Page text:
Simon Roodhouse (2010: 26) concludes that “mechanisms to connect business needs with higher education provision are generally disorganised and confusing”. He starts the section of saying that “in higher education, workforce development is often referred to as work-based learning and is increasingly recognised as a field of study” (p. 24). He cites Costley’s (2001) observation that such work-based learning by higher education institutions incorporates “the learning people do, for, in and through work” (emphasis added) and quotes examples of longevity:
- Sandwich courses (academic study interspaced with work experience) and placements (elsewhere called (cooperative and work-integrated education) for longer than a century.
- Structured continuing professional development courses which recognise knowledge gained through work experience.
- Formalised accreditation of prior and experiential learning (APEL) processes.
- Familiarity of learning contracts as instruments in education.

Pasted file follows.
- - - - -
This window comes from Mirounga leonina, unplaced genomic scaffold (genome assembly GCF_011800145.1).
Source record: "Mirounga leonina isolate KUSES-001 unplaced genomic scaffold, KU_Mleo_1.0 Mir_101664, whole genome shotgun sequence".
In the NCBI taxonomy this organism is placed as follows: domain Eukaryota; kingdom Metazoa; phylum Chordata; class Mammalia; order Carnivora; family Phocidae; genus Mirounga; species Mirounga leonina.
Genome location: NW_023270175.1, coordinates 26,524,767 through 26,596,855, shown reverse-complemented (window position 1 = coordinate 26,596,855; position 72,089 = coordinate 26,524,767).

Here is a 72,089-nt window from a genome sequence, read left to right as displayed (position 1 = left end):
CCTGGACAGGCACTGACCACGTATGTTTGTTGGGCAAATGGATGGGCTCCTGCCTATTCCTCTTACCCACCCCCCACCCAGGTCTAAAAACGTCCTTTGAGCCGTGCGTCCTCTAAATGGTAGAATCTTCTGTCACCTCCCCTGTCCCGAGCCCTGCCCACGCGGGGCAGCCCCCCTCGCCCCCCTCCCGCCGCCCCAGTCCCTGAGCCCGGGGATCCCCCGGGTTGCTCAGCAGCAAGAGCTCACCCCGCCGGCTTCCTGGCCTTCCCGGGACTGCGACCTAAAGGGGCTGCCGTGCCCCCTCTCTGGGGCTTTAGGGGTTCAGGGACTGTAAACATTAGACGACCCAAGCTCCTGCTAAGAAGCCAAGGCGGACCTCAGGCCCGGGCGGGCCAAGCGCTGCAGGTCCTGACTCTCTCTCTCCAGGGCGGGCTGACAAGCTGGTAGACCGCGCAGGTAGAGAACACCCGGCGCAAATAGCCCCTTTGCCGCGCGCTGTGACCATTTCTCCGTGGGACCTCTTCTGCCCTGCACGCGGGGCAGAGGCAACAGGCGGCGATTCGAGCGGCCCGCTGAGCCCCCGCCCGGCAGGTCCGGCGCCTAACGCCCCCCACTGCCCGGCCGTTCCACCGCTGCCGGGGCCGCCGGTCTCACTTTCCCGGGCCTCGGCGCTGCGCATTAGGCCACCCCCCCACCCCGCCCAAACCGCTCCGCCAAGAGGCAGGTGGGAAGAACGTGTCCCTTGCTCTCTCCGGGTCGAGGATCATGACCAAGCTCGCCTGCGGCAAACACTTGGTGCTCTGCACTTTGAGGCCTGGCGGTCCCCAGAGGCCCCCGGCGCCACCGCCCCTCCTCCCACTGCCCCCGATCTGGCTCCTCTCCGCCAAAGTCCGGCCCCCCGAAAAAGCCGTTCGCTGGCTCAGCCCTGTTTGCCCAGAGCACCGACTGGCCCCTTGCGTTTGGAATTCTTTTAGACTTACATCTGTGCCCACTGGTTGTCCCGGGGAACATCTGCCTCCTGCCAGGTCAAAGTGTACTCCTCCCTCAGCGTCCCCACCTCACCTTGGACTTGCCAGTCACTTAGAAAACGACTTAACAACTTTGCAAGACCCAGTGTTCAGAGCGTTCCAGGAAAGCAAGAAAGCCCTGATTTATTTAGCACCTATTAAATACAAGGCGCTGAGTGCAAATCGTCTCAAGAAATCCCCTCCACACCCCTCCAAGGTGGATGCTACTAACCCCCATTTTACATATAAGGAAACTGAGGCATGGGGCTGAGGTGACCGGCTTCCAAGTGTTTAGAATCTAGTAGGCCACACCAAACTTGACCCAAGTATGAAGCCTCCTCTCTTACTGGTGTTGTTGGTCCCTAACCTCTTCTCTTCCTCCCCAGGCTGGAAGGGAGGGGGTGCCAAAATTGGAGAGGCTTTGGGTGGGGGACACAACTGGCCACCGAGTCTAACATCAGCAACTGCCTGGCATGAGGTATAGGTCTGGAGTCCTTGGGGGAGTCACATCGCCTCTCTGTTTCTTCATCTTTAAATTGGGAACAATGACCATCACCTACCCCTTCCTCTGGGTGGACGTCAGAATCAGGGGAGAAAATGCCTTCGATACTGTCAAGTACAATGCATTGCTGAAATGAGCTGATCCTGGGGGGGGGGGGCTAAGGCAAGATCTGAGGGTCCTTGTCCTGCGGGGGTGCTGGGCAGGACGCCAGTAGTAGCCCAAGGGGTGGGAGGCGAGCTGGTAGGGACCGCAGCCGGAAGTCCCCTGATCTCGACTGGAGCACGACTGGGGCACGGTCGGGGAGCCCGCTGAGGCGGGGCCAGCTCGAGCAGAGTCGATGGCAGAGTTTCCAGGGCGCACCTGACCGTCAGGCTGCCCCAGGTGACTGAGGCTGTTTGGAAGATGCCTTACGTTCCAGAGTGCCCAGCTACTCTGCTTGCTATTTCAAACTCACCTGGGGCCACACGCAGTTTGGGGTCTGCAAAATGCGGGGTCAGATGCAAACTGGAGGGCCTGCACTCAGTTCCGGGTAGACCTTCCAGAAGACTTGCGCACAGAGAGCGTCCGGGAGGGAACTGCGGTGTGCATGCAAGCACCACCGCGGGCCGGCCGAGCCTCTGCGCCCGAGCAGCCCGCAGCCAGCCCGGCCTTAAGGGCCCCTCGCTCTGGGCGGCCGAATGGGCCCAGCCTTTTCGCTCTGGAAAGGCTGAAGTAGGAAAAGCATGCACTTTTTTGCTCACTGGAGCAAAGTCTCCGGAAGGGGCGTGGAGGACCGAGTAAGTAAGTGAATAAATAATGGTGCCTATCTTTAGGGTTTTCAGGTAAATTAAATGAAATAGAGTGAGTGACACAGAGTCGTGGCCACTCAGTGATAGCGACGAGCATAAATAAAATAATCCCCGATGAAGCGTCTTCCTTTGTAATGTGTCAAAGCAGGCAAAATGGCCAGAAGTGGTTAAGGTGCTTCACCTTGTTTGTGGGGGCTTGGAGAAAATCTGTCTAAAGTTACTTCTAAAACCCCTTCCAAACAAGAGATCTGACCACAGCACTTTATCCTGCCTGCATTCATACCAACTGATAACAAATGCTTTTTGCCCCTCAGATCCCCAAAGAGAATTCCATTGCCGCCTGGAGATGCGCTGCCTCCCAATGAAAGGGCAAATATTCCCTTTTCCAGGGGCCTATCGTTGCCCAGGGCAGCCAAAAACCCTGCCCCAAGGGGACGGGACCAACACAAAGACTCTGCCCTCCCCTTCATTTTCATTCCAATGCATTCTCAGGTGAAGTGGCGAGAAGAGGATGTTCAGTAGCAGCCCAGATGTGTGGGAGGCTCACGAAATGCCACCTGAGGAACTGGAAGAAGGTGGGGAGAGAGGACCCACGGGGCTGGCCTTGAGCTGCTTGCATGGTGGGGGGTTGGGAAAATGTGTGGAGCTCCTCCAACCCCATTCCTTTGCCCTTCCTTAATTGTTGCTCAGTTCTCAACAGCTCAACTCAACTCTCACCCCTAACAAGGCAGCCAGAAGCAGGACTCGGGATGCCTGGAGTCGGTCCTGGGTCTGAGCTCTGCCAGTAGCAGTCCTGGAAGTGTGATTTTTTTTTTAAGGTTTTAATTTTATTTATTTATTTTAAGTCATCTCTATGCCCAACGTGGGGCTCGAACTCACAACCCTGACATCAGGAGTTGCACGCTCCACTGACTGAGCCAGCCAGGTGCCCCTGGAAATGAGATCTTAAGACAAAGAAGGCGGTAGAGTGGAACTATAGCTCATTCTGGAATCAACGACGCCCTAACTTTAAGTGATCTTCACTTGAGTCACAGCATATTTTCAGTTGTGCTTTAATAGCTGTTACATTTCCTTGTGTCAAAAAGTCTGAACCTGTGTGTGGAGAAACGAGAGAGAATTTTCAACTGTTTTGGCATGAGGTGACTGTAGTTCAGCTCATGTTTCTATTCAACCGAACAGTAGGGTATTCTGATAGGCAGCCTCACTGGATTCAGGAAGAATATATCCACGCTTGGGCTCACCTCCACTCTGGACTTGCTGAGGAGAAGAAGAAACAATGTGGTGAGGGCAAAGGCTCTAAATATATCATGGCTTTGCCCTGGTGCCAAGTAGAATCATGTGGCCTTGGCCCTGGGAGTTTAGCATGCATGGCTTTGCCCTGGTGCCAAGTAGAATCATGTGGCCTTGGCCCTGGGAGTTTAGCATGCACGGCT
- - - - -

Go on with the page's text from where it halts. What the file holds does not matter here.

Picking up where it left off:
Costley (2001, in Roodhouse 2010: 25) identify synonyms including “work based, work related, placement activities, elective modules, independent study, APEL, reach out, CPD, work based learning”. She further indicates that in most cases work based learning forms part of existing programmes at universities; and that learning outcomes and assessment criteria are embedded in the subject knowledge areas derived from scholarly activities and research.
The lack of sustained engagement of higher education in workforce development is difficult to conceptualise, observes Roodhouse (2010: 25) and highlights his observation with the following University Vocational Awards Council (2002):
We somehow seem to be incapable of learning from experience. Succeeding generations of employers are still marooned in tedious development project steering committees whose proceedings take place in academic jargon. Frustrated academics are still struggling to secure placements and projects with the very companies who are lambasting the quality of their graduates’ work readiness.
Roodhouse (2010: 25) speculates that it could also be “intellectual scepticism amongst the academic community, that employability which is associated with work-based learning is nothing more than a continuous conflict between individuals, market demands and fluctuations”.